Sunday , August 1 2021

Diabetes also creates a risk for the heart. But it can be influenced by modern medicine. Diabetics guide the Slovak Diabetes Association and its education portal



BRATISLAVA, November 16, 2018 (WBN / PR) – According to estimates, one person dies of diabetes every 7 seconds. The most common cause is cardiovascular complications, which is the cause of death worldwide, with up to 65% of people with diabetes. To support diabetics, the Slovak Diabetes Association and its education portal have been made to bring new therapies and active support to patients in connection with the disease. The #OneThing campaign – the only thing you need to know – also highlights the risk of heart complications associated with diabetes. That's your heart – protect it!

At present, 387 million people with diabetes live in the world, more than 400,000 in Slovakia, and their numbers have sharply increased. The disease itself also affects the length of life which is significantly reduced in diabetics. The most common complications that threaten the lives of people with diabetes, including cardiovascular disease, and diabetics are 5 times more likely than healthy adults. Diabetes damages arteries that nourish organs, especially the process of atherosclerosis, which leads to narrowing or even "obstruction". Atherosclerosis is very dangerous, especially when it affects the heart arteries, brain, arteries of the lower extremities or the aorta. This can cause acute heart attack or even sudden death due to disruption of the heart rhythm when the heart muscle is not.

Diabetics also have a higher risk for chronic heart failure, in which the heart loses its ability to fill and pump enough blood, which can cause fluid buildup in the lungs and difficulty breathing, and fluid retention in the lower limbs. The risk of heart failure is three times higher for people with diabetes, and more often they are at risk of having a heart attack. According to WHO, up to 65% of deaths from diabetes in patients over the age of 65 are associated with heart damage.

"Heart failure is the most common cause of hospitalization in the Slovak Republic in recent years. The number of hospitalizations has increased. We also have a signal that the incidence of heart failure is actually higher because it was not diagnosed earlier. It is not excluded that this trend includes increasing numbers of diabetics ", warn prim. doc. MD. Eva Goncalves, CSc.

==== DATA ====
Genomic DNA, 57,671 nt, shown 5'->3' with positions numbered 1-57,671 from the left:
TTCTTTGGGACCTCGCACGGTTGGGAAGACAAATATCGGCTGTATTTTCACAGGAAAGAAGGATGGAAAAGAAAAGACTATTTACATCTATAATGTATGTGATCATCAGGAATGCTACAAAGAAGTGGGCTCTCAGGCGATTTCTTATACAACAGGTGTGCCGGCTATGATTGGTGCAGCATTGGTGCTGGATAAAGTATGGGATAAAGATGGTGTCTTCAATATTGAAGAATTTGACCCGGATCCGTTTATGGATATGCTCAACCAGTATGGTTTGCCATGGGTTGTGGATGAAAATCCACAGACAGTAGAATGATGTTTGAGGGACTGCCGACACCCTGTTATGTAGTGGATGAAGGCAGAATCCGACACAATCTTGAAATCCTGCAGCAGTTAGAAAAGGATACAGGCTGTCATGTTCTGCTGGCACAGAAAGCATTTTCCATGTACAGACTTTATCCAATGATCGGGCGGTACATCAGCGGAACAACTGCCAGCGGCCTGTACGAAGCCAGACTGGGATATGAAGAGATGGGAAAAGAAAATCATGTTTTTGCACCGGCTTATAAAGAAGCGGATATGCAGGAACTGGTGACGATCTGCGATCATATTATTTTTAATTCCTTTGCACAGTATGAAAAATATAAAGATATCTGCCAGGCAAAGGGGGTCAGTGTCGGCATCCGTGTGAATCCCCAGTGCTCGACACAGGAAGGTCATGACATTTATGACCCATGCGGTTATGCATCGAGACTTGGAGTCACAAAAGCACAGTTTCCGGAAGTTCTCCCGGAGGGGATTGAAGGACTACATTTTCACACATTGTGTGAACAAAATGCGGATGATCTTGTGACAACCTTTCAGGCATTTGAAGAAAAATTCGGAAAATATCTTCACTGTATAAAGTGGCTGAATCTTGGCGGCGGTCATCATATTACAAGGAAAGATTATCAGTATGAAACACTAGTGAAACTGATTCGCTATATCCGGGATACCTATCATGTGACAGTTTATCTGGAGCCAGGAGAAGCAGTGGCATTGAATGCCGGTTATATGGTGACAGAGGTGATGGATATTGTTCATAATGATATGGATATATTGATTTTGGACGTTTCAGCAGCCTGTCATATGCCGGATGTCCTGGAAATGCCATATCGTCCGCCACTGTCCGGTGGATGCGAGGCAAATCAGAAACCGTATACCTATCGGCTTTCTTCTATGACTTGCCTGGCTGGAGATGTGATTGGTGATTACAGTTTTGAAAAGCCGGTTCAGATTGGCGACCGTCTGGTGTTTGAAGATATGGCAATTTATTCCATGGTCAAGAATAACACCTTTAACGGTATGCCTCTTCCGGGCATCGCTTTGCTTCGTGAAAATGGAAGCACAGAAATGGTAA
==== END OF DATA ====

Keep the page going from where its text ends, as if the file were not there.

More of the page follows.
In Slovakia, the NEFRITI study has recently been completed and evaluated, which also helps identify parameters such as death, causes of death, incidence of cardiovascular disease and the use of modern diabetes treatment, which, according to other large studies, significantly improves patient prognosis. Results were obtained and compared over a period of four years at the beginning and after four years of 1301 patients with type 2 diabetes. During this period, 79 patients died, representing an average mortality of 15 deaths / 1,000 patients per year. The main causes of death are cardiovascular diseases and events. A very poor prognosis occurs in heart failure patients whose mortality reaches 5 times higher (22% over 4 years) compared to heart failure patients (4.5%).

Sdia_vf.jpg
Photo: Slovak Diabetes Association

Compared to results from other European countries, research shows that heart failure in diabetics in Slovakia is underdiagnosed and may not know more than half of the other patients, which is why they are not adequately treated. One reason might also be the fact that a diabetologist cannot do an EKG because he fails to pay for insurance. "Patients suffering from diabetes and heart failure have a very poor prognosis, because the average survival with this disease is four years," document note. MD. Emil Martinka, PhD, President of the Slovak Diabetes Association and Mayor of the NEDU National Diabetes Center ňubochňa.